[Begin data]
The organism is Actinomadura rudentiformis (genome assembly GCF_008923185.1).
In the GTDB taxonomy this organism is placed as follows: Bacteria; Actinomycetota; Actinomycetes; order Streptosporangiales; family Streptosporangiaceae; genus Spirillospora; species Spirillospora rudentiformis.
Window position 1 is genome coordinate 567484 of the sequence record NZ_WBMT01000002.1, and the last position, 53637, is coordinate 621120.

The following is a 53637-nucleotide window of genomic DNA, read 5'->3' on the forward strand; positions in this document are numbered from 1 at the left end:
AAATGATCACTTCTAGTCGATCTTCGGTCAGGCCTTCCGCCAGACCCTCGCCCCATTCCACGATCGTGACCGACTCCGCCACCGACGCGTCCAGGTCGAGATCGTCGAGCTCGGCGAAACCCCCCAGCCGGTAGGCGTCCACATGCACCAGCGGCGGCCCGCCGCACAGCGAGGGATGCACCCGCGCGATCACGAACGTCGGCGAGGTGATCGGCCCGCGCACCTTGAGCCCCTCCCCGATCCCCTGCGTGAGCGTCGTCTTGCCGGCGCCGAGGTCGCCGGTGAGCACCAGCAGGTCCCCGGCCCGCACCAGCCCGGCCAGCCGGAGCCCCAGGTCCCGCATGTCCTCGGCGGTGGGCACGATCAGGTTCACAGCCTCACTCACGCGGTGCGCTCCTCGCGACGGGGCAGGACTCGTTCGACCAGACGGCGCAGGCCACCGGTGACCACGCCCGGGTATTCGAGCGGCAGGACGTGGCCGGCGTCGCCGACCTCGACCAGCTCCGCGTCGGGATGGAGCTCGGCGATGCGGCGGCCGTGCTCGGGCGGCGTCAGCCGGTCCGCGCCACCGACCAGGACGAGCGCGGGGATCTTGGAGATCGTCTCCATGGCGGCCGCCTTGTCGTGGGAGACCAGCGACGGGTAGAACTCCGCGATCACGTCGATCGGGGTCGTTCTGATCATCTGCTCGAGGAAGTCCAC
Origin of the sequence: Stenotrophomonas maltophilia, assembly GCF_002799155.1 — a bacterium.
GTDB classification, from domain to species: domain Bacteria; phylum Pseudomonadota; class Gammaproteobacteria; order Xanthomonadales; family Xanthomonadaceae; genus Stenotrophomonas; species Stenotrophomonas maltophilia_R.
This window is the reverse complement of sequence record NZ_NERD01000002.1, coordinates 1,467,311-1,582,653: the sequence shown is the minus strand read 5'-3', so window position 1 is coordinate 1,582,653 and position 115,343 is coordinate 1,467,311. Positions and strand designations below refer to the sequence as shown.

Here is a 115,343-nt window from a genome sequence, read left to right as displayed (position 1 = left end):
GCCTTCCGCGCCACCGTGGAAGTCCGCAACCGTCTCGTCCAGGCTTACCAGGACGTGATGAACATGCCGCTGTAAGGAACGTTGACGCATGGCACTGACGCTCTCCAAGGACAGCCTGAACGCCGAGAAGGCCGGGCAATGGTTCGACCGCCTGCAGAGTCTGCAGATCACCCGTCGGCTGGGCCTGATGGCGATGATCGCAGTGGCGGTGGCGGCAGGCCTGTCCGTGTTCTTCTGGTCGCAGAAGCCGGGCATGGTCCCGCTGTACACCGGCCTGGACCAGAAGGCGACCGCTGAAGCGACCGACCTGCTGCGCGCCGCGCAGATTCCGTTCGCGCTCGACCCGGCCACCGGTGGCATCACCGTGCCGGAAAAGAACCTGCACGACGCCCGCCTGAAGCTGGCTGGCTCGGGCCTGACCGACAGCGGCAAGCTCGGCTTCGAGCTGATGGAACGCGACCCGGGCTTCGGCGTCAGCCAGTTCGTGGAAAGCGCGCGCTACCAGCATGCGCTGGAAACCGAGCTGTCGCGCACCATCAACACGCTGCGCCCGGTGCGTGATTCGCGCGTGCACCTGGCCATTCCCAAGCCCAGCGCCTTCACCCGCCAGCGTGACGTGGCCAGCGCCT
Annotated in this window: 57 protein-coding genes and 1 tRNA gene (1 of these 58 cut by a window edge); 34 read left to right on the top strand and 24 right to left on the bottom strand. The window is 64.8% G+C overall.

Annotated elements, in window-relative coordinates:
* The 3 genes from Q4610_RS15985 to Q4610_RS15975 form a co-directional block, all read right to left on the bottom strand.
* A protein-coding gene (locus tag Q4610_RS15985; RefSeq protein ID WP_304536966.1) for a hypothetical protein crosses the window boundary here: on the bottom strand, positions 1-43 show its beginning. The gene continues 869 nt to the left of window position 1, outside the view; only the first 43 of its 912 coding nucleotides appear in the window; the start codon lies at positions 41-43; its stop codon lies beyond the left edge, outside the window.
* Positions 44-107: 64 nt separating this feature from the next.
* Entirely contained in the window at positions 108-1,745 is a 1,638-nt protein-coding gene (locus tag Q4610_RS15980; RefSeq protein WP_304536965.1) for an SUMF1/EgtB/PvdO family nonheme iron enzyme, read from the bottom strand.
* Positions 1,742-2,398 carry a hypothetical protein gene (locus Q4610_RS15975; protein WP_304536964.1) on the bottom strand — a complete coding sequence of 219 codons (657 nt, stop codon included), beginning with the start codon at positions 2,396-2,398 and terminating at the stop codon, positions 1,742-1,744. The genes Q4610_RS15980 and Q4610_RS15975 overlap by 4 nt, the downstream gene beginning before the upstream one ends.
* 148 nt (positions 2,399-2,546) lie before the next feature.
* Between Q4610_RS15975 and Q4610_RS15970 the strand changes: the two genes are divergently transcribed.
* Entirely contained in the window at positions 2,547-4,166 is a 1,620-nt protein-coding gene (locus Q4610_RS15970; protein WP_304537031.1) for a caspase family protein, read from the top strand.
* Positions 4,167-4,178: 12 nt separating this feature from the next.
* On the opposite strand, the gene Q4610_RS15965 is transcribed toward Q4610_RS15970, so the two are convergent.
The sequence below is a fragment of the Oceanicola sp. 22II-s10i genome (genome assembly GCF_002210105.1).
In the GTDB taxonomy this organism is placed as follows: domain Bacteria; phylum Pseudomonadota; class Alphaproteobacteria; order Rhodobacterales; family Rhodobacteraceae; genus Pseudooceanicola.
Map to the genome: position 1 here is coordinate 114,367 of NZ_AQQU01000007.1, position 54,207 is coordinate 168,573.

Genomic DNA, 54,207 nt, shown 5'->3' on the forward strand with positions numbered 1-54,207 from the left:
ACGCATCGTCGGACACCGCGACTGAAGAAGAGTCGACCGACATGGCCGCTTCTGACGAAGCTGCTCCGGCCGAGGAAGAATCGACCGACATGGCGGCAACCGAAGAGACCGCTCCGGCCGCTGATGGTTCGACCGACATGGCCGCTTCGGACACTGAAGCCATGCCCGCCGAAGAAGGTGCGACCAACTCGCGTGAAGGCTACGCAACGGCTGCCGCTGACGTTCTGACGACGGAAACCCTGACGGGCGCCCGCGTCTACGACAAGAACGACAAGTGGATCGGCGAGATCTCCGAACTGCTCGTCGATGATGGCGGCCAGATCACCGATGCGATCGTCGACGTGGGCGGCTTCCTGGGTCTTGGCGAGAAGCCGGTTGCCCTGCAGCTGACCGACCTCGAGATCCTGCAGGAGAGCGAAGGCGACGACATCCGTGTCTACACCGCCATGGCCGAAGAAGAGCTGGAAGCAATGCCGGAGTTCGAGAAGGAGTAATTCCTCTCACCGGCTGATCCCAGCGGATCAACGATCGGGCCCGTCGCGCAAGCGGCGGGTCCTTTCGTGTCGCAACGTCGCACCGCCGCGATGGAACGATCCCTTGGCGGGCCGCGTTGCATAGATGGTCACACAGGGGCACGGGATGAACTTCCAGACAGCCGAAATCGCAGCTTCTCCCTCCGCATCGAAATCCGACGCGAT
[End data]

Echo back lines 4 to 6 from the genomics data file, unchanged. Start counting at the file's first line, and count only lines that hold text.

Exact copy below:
The following is a 53637-nucleotide window of genomic DNA, read 5'->3' on the forward strand; positions in this document are numbered from 1 at the left end:
AAATGATCACTTCTAGTCGATCTTCGGTCAGGCCTTCCGCCAGACCCTCGCCCCATTCCACGATCGTGACCGACTCCGCCACCGACGCGTCCAGGTCGAGATCGTCGAGCTCGGCGAAACCCCCCAGCCGGTAGGCGTCCACATGCACCAGCGGCGGCCCGCCGCACAGCGAGGGATGCACCCGCGCGATCACGAACGTCGGCGAGGTGATCGGCCCGCGCACCTTGAGCCCCTCCCCGATCCCCTGCGTGAGCGTCGTCTTGCCGGCGCCGAGGTCGCCGGTGAGCACCAGCAGGTCCCCGGCCCGCACCAGCCCGGCCAGCCGGAGCCCCAGGTCCCGCATGTCCTCGGCGGTGGGCACGATCAGGTTCACAGCCTCACTCACGCGGTGCGCTCCTCGCGACGGGGCAGGACTCGTTCGACCAGACGGCGCAGGCCACCGGTGACCACGCCCGGGTATTCGAGCGGCAGGACGTGGCCGGCGTCGCCGACCTCGACCAGCTCCGCGTCGGGATGGAGCTCGGCGATGCGGCGGCCGTGCTCGGGCGGCGTCAGCCGGTCCGCGCCACCGACCAGGACGAGCGCGGGGATCTTGGAGATCGTCTCCATGGCGGCCGCCTTGTCGTGGGAGACCAGCGACGGGTAGAACTCCGCGATCACGTCGATCGGGGTCGTTCTGATCATCTGCTCGAGGAAGTCCAC
Origin of the sequence: Stenotrophomonas maltophilia, assembly GCF_002799155.1 — a bacterium.